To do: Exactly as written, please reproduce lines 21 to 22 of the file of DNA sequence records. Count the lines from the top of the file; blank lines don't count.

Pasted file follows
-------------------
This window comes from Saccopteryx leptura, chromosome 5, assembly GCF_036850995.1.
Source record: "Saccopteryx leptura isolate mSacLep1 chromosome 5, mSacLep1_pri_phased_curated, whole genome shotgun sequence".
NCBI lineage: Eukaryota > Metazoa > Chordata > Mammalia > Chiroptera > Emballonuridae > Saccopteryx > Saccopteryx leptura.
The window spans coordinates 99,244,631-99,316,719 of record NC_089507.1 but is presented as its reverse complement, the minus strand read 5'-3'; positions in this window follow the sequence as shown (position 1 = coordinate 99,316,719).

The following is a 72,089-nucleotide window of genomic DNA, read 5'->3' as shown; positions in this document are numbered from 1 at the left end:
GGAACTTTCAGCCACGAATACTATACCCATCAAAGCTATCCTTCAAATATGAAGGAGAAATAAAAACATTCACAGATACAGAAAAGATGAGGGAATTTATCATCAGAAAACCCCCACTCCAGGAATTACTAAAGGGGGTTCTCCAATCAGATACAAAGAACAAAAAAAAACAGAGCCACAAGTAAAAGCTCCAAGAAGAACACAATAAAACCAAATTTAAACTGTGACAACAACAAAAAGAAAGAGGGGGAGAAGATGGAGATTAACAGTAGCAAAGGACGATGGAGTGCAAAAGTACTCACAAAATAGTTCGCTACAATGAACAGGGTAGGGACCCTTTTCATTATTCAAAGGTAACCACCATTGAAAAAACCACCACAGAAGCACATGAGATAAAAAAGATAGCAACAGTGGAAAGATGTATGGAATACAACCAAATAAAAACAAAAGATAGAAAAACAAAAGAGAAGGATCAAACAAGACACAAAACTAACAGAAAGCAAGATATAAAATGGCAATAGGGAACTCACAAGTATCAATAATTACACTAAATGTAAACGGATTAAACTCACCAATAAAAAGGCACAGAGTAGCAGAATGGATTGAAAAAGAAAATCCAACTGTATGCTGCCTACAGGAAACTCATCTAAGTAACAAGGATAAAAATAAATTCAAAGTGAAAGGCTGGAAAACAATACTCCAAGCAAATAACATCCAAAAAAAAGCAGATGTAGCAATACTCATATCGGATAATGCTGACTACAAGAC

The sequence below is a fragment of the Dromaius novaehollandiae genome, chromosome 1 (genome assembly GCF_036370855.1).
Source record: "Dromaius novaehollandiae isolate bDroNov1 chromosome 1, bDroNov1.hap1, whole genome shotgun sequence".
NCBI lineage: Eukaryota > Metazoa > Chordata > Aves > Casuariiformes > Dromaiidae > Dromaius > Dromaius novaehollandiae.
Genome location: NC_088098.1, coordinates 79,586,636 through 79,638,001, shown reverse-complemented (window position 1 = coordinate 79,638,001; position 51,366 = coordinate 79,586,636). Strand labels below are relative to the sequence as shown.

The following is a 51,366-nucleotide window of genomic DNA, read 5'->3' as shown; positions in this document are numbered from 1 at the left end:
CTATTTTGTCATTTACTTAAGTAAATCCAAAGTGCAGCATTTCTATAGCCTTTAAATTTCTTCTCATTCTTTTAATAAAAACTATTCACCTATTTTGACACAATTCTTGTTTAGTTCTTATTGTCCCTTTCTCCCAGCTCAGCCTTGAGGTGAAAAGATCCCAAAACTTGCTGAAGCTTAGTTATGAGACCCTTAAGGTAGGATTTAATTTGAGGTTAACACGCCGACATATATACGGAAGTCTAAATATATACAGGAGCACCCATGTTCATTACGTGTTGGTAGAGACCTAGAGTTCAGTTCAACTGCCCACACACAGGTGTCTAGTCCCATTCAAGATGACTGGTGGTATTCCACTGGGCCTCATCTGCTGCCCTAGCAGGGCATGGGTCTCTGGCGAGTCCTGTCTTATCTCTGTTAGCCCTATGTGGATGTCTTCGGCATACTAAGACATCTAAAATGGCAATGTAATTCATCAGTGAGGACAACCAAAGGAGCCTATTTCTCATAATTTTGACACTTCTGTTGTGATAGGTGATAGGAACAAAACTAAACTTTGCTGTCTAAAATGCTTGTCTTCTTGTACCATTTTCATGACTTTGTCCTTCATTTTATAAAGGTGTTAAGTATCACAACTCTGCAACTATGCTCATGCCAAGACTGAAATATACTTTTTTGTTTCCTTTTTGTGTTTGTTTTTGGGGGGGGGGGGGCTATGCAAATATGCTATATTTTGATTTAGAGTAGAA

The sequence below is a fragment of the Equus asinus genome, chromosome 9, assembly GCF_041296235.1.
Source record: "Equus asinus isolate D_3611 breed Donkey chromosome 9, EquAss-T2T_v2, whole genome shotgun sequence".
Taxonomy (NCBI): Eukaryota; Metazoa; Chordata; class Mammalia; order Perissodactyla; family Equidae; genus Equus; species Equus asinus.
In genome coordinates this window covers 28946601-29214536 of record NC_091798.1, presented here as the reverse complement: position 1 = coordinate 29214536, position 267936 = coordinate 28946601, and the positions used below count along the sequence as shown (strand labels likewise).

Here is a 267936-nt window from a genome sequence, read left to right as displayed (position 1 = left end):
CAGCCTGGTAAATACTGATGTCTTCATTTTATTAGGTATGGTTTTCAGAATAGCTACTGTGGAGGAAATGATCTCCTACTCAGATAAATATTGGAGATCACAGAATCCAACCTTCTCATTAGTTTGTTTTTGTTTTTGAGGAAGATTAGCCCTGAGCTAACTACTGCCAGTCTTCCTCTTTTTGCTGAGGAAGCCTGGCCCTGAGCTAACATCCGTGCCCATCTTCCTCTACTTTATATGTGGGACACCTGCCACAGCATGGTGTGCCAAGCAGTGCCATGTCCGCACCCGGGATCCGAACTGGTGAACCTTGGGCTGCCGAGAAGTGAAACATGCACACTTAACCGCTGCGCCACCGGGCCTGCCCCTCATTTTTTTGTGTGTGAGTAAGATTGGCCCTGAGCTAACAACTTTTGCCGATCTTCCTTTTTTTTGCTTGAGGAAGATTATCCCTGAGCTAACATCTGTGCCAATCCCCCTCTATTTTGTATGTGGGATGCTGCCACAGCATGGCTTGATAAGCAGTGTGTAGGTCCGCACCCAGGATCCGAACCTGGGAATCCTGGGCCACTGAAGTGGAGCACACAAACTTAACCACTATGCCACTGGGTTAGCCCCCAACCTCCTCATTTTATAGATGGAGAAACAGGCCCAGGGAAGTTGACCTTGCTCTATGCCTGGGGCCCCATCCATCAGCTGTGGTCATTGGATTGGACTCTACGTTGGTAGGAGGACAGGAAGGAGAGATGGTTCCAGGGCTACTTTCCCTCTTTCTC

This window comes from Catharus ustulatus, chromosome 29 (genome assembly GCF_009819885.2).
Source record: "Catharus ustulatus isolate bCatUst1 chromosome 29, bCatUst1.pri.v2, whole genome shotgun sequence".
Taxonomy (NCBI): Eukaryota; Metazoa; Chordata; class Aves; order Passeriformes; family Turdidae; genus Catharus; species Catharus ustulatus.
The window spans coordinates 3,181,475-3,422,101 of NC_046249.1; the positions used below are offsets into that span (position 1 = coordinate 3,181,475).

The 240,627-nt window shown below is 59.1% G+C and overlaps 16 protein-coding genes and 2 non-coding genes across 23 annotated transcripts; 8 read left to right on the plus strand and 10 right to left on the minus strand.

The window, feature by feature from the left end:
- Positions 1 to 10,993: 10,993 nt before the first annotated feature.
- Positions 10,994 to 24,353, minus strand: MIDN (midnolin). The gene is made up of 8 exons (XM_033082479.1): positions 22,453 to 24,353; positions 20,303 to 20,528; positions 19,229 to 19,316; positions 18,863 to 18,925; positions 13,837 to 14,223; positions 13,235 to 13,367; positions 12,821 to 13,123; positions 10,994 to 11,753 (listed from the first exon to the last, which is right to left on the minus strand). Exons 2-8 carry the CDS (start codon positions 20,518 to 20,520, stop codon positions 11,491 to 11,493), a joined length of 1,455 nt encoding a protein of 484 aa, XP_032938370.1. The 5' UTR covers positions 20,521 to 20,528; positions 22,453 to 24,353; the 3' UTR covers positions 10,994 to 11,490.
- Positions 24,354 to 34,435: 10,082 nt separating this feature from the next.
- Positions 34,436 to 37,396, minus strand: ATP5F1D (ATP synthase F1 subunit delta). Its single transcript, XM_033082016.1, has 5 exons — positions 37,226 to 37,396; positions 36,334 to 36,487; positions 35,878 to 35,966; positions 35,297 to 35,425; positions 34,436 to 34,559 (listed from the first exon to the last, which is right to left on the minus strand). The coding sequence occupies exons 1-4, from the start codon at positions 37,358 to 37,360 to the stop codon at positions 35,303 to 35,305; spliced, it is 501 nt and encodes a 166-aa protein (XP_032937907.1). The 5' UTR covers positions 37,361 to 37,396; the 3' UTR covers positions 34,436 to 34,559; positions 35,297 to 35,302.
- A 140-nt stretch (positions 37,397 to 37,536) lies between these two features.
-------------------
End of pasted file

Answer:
Taxonomy (NCBI): Eukaryota; Metazoa; Chordata; class Aves; order Passeriformes; family Turdidae; genus Catharus; species Catharus ustulatus.
The window spans coordinates 3,181,475-3,422,101 of NC_046249.1; the positions used below are offsets into that span (position 1 = coordinate 3,181,475).